Death Ship 2 (IDW). Gary Gerani and Stuart Sayger continue to deliver high octane horrors in their back story of what happened on the Demeter during Dracula’s transit to England. The evil of the undead beast leaks into the thoughts and dreams of the crew in issue two, and more blood is spilled. You should be reading this book.

Robert Bloch’s Yours Truly, Jack The Ripper (IDW). A Robert Bloch story adapted by Joe R. (and John L.) Lansdale? Are you kidding me? It sounds a little too good to be true, and it turns out to be just that way: not all that great. Kevin Colden’s line art is shaded in blue with some red highlights giving an austere feeling to the well-trodden story. The adaptation is a bit clipped and jittery. Not quite what I was expecting although there are a few nice surprises.

Zatanna 2 (DC). The neighborhood heats up as Zatanna is attacked in her sleep by the Lord of Nightmares while an archenemy conjures a plot to destroy her. This book, featuring the magical side of the DC Universe, is already playing a little thin. If the plot doesn’t pick up soon I’ll be droipping this one from the monthly reading list.

Hellblazer 268 (Vertigo). John Constantine is clawing is way back to sanity. Again. This arc, though, written by Peter Milligan, is much darker than similar approaches to Constantine in the past and has my full attention. Read on.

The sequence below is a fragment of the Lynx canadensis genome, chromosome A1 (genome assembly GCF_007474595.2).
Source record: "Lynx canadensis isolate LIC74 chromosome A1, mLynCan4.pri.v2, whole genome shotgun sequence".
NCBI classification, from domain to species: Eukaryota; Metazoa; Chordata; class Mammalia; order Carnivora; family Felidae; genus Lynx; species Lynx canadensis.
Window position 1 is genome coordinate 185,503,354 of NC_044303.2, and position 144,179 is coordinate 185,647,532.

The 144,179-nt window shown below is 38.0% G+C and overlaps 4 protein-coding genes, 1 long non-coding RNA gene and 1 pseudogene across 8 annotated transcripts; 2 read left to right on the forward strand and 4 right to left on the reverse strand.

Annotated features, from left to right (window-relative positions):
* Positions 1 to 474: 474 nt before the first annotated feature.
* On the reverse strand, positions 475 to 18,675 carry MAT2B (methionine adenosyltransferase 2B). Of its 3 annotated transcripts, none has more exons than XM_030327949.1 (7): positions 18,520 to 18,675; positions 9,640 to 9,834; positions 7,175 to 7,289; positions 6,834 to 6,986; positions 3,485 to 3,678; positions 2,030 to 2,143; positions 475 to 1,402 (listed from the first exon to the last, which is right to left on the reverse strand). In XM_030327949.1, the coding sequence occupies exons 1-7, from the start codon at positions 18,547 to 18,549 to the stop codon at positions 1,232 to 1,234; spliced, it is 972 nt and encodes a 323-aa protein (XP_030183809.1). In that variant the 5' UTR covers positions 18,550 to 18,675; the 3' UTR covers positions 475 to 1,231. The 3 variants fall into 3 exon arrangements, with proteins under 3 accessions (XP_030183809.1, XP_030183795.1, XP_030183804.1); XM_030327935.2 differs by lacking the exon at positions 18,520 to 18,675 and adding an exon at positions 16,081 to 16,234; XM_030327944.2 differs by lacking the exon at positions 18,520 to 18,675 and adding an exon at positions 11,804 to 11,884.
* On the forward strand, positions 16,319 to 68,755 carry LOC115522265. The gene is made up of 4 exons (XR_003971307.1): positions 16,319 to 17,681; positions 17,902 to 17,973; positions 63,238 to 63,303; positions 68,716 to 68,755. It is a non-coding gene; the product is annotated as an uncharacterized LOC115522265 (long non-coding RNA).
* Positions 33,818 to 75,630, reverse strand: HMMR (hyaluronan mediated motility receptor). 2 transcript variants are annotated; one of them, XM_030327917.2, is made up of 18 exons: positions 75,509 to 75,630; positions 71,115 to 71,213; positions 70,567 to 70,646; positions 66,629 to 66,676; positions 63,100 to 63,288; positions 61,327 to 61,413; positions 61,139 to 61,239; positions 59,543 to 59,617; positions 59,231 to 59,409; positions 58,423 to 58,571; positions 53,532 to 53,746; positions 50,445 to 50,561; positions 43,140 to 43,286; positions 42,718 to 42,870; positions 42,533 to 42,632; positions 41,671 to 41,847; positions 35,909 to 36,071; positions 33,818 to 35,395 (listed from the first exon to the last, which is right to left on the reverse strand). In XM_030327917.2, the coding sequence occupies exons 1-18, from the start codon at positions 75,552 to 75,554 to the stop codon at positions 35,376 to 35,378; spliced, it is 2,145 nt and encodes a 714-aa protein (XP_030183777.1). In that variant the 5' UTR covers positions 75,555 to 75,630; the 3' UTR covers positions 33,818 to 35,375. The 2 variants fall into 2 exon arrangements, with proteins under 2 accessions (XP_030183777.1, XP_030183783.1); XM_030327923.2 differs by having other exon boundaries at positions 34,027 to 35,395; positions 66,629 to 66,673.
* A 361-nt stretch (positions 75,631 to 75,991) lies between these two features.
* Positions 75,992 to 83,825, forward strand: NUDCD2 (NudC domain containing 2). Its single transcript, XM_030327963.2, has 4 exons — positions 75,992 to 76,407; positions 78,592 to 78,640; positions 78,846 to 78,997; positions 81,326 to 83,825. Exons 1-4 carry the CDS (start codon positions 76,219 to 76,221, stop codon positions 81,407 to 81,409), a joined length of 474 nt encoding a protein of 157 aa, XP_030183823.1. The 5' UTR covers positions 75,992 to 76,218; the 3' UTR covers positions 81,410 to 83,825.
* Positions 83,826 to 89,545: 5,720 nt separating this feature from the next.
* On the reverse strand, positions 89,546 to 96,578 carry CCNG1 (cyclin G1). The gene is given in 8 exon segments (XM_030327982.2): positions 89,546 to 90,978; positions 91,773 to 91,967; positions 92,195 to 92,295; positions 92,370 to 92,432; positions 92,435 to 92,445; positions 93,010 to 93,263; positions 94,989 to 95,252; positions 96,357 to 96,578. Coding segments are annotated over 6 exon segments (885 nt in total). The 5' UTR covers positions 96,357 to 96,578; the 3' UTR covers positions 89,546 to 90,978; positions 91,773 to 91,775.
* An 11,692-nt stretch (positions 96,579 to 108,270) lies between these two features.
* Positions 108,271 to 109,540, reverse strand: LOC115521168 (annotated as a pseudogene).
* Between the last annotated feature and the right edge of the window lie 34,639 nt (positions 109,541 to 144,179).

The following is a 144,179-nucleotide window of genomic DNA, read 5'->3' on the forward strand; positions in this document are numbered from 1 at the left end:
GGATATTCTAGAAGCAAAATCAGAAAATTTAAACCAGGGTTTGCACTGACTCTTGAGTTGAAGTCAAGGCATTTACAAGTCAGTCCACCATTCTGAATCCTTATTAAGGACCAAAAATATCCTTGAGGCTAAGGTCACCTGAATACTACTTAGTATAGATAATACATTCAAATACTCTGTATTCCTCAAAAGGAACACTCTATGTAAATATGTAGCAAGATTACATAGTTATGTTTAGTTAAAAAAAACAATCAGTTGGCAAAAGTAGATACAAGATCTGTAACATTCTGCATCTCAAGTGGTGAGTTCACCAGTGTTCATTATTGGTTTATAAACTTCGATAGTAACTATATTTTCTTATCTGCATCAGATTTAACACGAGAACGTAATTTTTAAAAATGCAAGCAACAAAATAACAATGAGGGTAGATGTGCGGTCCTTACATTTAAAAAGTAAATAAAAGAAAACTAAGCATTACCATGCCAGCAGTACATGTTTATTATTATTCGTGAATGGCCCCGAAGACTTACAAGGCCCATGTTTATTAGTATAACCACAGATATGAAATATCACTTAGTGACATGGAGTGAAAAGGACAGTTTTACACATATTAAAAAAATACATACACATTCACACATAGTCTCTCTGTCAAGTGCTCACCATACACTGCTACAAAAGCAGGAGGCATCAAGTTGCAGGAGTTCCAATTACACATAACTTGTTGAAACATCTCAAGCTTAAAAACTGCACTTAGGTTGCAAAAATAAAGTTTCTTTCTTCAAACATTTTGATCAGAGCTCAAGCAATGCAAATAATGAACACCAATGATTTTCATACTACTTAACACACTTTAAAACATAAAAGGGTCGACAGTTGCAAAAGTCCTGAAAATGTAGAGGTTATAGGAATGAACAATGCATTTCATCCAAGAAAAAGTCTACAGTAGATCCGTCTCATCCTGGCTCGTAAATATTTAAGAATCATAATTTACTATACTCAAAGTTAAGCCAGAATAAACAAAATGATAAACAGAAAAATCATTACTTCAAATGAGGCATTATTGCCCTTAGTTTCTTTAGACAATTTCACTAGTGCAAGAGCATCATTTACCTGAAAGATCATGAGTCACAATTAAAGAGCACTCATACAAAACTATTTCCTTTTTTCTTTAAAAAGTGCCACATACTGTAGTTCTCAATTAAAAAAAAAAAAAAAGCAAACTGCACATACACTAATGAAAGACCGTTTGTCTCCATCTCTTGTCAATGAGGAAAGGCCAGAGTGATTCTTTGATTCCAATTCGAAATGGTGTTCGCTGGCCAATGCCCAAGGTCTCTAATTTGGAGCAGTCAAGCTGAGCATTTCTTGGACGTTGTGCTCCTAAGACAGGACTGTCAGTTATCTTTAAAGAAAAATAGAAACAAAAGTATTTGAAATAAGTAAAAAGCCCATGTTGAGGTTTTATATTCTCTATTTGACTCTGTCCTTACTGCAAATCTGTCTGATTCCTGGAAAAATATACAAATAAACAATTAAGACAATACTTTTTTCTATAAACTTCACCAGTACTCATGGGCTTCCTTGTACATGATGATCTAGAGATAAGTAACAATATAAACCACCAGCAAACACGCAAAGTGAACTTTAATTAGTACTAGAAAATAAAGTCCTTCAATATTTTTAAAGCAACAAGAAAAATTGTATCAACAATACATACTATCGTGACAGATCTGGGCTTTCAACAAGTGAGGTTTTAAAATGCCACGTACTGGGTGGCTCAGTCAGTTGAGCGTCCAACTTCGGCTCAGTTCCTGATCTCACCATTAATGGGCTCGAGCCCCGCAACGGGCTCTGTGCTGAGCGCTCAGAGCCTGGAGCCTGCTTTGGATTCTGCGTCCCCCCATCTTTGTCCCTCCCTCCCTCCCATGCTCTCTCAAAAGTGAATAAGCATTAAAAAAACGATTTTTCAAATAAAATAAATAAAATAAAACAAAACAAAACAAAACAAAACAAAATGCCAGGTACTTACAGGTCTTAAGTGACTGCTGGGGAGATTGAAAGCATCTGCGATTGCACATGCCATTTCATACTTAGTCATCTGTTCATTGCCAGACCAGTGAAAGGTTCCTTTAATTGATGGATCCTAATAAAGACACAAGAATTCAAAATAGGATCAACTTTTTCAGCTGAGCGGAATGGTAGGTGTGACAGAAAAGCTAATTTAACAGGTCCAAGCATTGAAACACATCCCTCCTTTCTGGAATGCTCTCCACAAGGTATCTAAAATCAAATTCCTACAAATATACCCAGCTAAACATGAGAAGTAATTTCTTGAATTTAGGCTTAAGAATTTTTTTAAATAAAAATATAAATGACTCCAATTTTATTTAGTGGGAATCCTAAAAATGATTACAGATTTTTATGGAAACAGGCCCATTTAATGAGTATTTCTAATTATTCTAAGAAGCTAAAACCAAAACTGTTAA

Heavy Metal Summer 2010 Forbidden Special (Heavy Metal). This issue is unusually disappointing. The specials typically feature three “graphic novels.” The first one this time is serviceable and the second two look like computer games. I don’t like that kind of art. It is all right if video games look like video games but things that are not video games shouldn’t look like video games. Put another way, I don’t find video-game-style art engaging. The figures looked like posed mannequins. It is not something I want to look at in a comic.

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V. Next time…

Woe is me. I struggle to cast forward the intent of NI007 even now as we move toward NI009. Only time will tell whether the sorry saga of delayed review copies will be rectified before my next deadline. No matter what happens with those lovely Blackest Night hardcovers that fell off the truck, there will be plenty of plunder to ponder in the next installment. Never weaken.

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VI. Notes…

If you have review material or suggestions you can contact me at we21011@earthlink.net.

The publishers can be found here:

Darkhorse.
DC Comics.
Heavy Metal.
IDW.
Marvel Comics.
Vertigo.

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Wayne Edwards has been quietly writing, editing, and publishing for the past three decades. He divides his time between Anchorage [Alaska], Burlington [Vermont], and Mysore [India].